A young woman who traveled to the remote Bering Strait island community of Little Diomede to speak at the school’s graduation was found dead at the community school Tuesday morning. Investigators say foul play is not suspected, but the woman was experiencing unknown medical issues just days before her death.
Alaska State Troopers say 33-year-old Nome resident Evita Samuels was found unresponsive in the Diomede school library early Tuesday morning by a school employee. Troopers and the Diomede village public safety officer were first alerted around 10:30 a.m.
Bering Strait School District Superintendent Dr. Bobby Bolen said Samuels was invited by the Diomede school’s senior class to speak at their May 8 graduation. She arrived at the Bering Sea island community on May 4. She was supposed to leave the island May 11. Samuels was staying at the school and sleeping in the library while she waited for the weather to clear and a helicopter to land.
“And unfortunately while waiting for choppers to come back out and take her back home,” Bolen said by phone Wednesday morning, “she was unable to be awoken [Tuesday] morning and passed away.”
The only flights on or off the island—a helicopter service provided by Portland-based Erickson Aviation—has beenhampered by technical and weather delays since the May 7, and in early 2015, was down for several weeks. Repairs to Erickson’s helicopter were completed last week but consistently poor weather kept the mail and Essential Air Service flights from landing.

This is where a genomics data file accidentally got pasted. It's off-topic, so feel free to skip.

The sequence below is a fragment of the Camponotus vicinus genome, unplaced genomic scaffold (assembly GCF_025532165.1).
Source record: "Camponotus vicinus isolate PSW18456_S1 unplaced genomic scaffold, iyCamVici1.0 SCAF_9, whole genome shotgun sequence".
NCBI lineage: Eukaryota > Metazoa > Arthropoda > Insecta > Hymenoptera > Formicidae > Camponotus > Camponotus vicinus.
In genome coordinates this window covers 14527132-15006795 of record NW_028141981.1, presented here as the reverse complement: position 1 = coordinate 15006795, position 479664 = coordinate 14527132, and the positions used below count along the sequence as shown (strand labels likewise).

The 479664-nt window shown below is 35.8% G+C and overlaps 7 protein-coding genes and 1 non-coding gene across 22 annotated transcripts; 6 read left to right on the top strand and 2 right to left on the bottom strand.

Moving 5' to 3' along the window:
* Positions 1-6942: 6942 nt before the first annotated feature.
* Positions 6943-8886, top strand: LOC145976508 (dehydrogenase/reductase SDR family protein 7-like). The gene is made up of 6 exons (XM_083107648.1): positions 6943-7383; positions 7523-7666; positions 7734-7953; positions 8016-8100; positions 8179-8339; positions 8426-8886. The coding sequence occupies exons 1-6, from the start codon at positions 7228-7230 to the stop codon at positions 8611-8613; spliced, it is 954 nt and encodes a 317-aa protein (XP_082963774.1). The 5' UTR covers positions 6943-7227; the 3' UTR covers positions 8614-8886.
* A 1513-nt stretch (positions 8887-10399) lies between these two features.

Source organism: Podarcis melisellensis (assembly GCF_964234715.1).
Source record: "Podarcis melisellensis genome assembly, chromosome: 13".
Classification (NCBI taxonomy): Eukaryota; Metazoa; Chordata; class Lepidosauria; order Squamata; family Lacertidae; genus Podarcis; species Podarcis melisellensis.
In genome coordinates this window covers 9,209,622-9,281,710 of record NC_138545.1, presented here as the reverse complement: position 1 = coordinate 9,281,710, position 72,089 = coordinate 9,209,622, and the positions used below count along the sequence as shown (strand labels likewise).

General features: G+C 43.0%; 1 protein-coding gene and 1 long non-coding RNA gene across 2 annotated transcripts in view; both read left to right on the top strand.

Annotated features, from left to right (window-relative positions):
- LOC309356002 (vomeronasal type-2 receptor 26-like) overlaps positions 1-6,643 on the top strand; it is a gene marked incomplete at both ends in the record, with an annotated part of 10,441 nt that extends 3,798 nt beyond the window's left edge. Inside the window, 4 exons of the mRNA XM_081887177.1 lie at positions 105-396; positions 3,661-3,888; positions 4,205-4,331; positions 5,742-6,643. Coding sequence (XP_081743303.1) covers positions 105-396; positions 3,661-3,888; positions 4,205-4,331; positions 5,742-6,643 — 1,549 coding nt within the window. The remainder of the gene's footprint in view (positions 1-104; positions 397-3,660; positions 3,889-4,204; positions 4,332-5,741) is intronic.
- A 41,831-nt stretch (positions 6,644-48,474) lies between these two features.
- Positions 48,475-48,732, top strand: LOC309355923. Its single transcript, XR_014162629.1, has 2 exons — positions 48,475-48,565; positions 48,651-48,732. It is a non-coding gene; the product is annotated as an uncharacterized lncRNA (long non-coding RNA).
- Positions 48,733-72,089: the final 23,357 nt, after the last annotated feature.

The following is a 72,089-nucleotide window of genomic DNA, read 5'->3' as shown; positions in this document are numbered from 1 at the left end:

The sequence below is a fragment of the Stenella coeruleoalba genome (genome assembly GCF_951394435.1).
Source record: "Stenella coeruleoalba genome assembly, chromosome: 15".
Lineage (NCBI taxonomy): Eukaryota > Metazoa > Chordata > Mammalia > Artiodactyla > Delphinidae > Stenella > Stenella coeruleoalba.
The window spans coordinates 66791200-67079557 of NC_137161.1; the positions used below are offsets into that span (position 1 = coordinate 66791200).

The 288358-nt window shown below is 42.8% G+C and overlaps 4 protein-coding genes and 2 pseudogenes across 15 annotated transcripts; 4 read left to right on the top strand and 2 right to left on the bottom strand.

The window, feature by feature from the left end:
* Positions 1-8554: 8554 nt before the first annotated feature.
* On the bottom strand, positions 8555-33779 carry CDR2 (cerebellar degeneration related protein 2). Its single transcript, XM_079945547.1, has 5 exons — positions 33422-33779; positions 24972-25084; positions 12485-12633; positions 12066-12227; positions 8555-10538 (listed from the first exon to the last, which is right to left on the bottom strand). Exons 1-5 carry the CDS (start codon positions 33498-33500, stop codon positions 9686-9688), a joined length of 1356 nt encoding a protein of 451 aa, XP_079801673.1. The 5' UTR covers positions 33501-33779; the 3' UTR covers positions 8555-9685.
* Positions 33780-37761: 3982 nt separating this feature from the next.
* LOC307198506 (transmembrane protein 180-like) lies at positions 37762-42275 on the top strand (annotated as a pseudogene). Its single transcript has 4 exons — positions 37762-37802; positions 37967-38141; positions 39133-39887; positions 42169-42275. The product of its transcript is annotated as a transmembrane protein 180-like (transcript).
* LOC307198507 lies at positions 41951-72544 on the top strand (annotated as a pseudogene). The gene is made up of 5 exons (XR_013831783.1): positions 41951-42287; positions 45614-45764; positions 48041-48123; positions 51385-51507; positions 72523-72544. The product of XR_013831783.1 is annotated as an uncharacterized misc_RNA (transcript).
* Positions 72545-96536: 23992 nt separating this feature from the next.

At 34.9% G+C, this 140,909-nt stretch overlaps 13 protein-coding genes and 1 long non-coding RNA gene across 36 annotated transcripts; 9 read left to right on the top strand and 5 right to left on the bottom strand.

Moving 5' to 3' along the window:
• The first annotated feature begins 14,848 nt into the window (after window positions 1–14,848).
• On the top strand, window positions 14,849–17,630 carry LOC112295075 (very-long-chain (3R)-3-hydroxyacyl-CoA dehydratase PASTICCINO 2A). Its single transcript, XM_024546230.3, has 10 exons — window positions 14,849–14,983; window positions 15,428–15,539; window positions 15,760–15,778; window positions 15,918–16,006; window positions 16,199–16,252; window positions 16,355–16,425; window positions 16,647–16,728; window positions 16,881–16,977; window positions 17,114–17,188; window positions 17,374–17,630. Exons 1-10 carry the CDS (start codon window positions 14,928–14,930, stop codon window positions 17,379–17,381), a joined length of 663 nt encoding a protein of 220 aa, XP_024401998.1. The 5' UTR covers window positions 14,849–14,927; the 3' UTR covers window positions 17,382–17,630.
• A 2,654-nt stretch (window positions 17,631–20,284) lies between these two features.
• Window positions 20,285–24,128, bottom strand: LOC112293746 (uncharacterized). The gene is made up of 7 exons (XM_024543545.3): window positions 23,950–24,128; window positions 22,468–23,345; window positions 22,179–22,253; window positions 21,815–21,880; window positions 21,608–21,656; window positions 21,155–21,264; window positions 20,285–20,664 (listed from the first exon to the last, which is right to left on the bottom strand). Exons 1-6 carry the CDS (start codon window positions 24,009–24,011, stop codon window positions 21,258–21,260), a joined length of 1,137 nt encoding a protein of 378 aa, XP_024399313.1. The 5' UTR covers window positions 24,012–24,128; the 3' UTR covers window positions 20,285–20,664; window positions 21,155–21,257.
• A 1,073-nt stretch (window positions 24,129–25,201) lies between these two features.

Trooper Sergeant Charles Cross of the Nome post said Wednesday that foul play is not suspected but that Samuels “experienced health-related issues” prior to her death.
“While she was there, she experienced unknown medical issues, and made those medical issues know to her friends on the island,” Cross said Wednesday. “The next morning, after complaining, she was found in the library unresponsive and [it was] later confirmed by the [Diomede community] health aide that she had died.”
Sergeant Cross said “it’s not clear” if Samuel’s health issues existed prior to her arrival on Diomede.
Troopers chartered the Erickson helicopter around midday Tuesday, but had to return to Nome due to poor weather. They flew again yesterday afternoon and were able to land on Diomede and retrieve Samuel’s remains.
Troopers said Samuels’ family, who at one time lived in Nome and worked throughout the region, have been notified.
Her remains have been sent to the state medical examiner for an autopsy. Troopers say the death investigation is ongoing.